Author Topic: Kyoto redux  (Read 434 times)

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Kyoto redux
« on: May 29, 2007, 11:46:29 PM »
BERLIN (AP) - The United States rejects the European Union's all-encompassing target on reduction of carbon emissions, President Bush's environmental adviser said Tuesday.
James Connaughton, chairman of the White House Council on Environmental Quality, said the United States is not against setting goals but prefers to focus them on specific sectors, such as reducing dependence on gasoline and cleaner coal. "The U.S. has different sets of targets," he said.

Germany, which holds the European Union and G-8 presidencies, is proposing a so-called "two-degree" target, whereby global temperatures would be allowed to increase no more than 2 degrees Celsius—the equivalent of 3.6 degrees Fahrenheit—before being brought back down. Practically, experts have said that means a global reduction in emissions of 50 percent below 1990 levels by 2050.

Connaughton, who is on a one-week bipartisan trip to Europe with members of the House of Representatives, said the U.S. favors "setting targets in the context of national circumstances."

European and Asian foreign ministers agreed to set a 2009 deadline to complete negotiations on a new international climate change pact to limit greenhouse gases, diplomats said Tuesday.

Under the agreement, which came during two-day talks here, Asian nations—including China and India—will not have to adhere to binding targets for reducing carbon dioxide emissions.

Instead, ministers outlined the responsibilities of richer and poorer nations in combatting climate change, the diplomats said on condition of anonymity.

The meeting of the 40-some ministers, chaired by German Foreign Minister Frank-Walter Steinmeier, also agreed to coordinate the promotion of more sustainable energy use, the diplomats said.

China and India balked at carbon dioxide emissions cuts after the Kyoto Protocol ends in 2012.

Diplomats said setting the 2009 deadline goal to reach a new emissions agreement was necessary to avoid a lapse when the Kyoto Protocol expires.

Chinese Foreign Minister Yang Jiechi said the EU should not expect developing countries like China or India to share the same burden of cuts as richer nations. He said China "was not to blame for the problem" of climate change, but said his country had taken measures to reduce its emissions.

The 27-nation EU bloc is eager to get China and other major polluters on board a new climate change pact and negotiations are scheduled to begin in December in Bali, Indonesia.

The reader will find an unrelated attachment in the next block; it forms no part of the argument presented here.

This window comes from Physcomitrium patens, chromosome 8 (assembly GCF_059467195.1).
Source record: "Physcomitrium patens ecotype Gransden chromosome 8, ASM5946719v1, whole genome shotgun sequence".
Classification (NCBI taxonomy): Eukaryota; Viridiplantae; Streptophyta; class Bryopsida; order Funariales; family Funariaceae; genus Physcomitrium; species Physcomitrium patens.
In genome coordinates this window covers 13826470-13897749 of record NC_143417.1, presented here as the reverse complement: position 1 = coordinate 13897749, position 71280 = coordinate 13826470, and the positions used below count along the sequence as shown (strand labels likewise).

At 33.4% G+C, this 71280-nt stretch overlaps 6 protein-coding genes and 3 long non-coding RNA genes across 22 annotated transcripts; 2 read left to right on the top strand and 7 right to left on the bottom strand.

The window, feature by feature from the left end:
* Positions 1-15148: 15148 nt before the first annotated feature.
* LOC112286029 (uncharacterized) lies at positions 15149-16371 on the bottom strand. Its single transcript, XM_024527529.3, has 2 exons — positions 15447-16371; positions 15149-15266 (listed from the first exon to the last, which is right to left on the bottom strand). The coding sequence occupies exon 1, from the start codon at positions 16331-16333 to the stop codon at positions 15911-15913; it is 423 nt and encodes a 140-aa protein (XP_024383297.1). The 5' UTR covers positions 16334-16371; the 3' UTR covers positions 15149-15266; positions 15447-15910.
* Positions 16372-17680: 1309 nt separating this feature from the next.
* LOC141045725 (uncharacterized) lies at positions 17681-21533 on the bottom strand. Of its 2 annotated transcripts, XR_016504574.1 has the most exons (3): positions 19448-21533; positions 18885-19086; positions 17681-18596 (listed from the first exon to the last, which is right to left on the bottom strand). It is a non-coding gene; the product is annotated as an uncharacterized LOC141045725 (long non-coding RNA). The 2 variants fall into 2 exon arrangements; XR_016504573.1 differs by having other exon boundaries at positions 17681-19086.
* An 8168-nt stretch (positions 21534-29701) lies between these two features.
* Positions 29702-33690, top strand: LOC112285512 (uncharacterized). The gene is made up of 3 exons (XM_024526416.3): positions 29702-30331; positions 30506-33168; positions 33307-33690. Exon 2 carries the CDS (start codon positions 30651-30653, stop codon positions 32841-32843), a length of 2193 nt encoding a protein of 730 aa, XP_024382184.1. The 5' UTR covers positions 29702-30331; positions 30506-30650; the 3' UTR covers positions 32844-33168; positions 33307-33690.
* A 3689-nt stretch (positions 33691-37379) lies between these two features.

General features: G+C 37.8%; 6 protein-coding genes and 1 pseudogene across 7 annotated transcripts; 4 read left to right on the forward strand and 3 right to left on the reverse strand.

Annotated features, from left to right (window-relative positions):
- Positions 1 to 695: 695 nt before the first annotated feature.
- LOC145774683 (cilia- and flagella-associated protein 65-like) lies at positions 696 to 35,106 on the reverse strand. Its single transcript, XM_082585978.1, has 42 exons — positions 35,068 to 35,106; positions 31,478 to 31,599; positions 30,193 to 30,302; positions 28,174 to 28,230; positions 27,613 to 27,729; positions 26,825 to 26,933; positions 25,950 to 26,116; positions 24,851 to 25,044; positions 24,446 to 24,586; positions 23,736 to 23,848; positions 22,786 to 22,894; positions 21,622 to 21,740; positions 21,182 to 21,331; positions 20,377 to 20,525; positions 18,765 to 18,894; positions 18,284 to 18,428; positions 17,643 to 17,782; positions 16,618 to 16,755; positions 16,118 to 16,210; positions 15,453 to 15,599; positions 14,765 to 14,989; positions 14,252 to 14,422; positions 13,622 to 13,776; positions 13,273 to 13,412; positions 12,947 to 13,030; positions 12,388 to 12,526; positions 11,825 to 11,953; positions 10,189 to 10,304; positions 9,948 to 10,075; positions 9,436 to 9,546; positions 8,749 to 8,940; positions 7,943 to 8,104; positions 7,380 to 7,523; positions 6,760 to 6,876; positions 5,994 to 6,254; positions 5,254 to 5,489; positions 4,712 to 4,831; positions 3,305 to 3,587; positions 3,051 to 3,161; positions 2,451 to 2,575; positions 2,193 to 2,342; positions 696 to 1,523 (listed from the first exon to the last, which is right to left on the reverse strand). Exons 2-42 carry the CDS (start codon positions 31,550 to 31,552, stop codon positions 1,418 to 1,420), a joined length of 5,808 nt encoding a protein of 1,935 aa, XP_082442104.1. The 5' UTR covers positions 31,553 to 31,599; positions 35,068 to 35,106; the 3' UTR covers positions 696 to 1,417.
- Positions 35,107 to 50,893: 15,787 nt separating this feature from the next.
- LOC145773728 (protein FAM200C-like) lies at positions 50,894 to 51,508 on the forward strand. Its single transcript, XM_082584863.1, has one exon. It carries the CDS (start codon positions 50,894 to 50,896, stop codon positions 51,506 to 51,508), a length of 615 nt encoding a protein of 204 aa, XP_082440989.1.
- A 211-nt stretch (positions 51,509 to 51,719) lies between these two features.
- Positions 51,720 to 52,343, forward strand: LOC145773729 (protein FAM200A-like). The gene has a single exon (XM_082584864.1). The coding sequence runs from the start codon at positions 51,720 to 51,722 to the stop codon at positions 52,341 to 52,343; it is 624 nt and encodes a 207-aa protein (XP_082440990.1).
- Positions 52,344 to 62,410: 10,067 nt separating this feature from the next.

Japanese officials have also expressed reservations about setting specific targets in the early stages of negotiations for fear of discouraging major emitters—such as the United States, China and India—from participating.

Tokyo has said the new pact should be flexible, strike a balance between environmental protection and economic growth, and promote new green technologies.

China has called on the EU to share more green technologies with developing nations to speed up moves for economies to become more environmentally friendly. European nations have been reluctant to allow more technology transfers to China unless Beijing moves to give more market access for European goods and services.

A U.S. government report issued Tuesday said Asian nations could reduce a quarter of their greenhouse gas emissions by 2030 if they increase renewable energy use, improve coal-fired power plant efficiency and switch to biofuels.

However, the report from the U.S. Agency for International Development did not mention setting mandatory greenhouse gas emission cuts, which European countries and many environmentalists say should be part of the solution.

Failing to implement cleaner technologies will result in heat-trapping greenhouse gases more than tripling by 2030 for much of Asia, said the USAID report, the latest dire warning that inaction could be catastrophic for the planet.

With Asia's energy demand soaring Europe remains eager to promote renewable energies and energy efficient technologies to cut overall consumption and reduce carbon dioxide emissions. The Europeans also need carbon credits from investments in clean energy projects in developing countries to meet their commitments under the Kyoto treaty.

The Hamburg talks were seen as an attempt by the EU ally itself with Asian countries as a means of persuading the United States to come on board.

The U.S. refused to ratify the 1997 Kyoto Protocol limiting emissions because developing countries were not included. Rising economic giants, China and India, are exempt, and the treaty says nothing about post-2012 cuts.

German Chancellor Angela Merkel is hoping to make progress on persuading the U.S. and others at the June 6-8 G-8 summit in Heiligendamm, but preliminary meetings including an EU-US summit in Washington have not offered promising results.